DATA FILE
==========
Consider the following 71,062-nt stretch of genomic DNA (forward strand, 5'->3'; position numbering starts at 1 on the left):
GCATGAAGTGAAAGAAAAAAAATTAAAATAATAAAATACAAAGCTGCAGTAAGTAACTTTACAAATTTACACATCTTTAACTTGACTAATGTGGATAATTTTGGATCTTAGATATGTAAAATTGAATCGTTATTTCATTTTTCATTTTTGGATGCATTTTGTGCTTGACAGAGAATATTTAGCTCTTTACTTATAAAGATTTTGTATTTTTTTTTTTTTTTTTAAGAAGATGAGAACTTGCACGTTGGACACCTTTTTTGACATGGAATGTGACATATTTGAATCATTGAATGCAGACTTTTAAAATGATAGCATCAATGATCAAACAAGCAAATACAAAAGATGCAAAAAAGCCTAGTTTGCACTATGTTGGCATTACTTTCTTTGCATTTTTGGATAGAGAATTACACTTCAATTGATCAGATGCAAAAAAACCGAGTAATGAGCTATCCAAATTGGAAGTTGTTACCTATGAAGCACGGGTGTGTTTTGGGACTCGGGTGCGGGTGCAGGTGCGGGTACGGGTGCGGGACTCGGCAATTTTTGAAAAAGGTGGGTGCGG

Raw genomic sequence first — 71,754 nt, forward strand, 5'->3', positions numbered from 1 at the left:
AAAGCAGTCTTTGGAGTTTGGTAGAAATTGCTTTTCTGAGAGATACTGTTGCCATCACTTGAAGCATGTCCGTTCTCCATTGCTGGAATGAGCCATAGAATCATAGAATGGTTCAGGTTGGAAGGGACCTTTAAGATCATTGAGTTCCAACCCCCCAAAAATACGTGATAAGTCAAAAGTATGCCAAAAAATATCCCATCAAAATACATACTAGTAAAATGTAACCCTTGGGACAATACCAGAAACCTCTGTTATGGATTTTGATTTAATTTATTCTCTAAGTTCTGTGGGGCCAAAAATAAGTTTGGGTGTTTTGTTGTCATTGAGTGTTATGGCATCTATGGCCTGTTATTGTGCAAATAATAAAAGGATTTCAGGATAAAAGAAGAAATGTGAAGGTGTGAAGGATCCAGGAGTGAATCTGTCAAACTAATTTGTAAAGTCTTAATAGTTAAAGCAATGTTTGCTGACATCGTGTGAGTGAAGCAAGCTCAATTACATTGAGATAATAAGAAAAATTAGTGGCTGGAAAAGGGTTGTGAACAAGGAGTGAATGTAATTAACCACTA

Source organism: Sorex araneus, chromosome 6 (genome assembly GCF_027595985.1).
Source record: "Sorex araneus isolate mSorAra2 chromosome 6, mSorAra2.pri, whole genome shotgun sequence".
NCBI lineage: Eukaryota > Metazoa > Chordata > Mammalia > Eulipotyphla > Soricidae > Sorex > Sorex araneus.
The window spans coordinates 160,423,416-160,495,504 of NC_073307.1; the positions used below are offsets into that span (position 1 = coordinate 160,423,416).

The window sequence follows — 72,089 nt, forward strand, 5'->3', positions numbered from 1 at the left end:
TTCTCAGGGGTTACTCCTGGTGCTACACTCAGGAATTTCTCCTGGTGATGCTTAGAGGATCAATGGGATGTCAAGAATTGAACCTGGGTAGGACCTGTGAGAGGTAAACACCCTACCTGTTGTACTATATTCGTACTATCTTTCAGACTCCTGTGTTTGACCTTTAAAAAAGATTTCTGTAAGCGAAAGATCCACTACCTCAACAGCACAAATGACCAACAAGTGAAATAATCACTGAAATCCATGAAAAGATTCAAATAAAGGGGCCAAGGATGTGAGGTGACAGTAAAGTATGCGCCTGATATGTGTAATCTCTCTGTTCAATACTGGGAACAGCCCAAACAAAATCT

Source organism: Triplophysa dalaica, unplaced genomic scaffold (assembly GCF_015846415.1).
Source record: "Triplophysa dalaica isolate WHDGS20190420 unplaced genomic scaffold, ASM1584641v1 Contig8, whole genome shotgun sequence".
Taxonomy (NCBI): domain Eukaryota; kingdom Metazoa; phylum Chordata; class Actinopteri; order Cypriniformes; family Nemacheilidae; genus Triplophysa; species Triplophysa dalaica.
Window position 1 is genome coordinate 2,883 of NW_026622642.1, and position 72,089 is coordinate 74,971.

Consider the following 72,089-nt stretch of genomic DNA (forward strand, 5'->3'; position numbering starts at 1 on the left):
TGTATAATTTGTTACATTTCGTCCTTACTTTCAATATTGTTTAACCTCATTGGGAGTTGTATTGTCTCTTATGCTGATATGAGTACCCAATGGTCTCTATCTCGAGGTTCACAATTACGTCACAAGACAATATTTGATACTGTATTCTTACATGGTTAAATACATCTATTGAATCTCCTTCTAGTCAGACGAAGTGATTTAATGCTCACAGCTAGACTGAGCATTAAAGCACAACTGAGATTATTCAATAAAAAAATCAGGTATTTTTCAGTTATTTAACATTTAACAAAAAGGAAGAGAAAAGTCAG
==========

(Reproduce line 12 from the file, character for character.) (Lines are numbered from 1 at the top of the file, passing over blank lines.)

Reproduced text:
Source record: "Triplophysa dalaica isolate WHDGS20190420 unplaced genomic scaffold, ASM1584641v1 Contig8, whole genome shotgun sequence".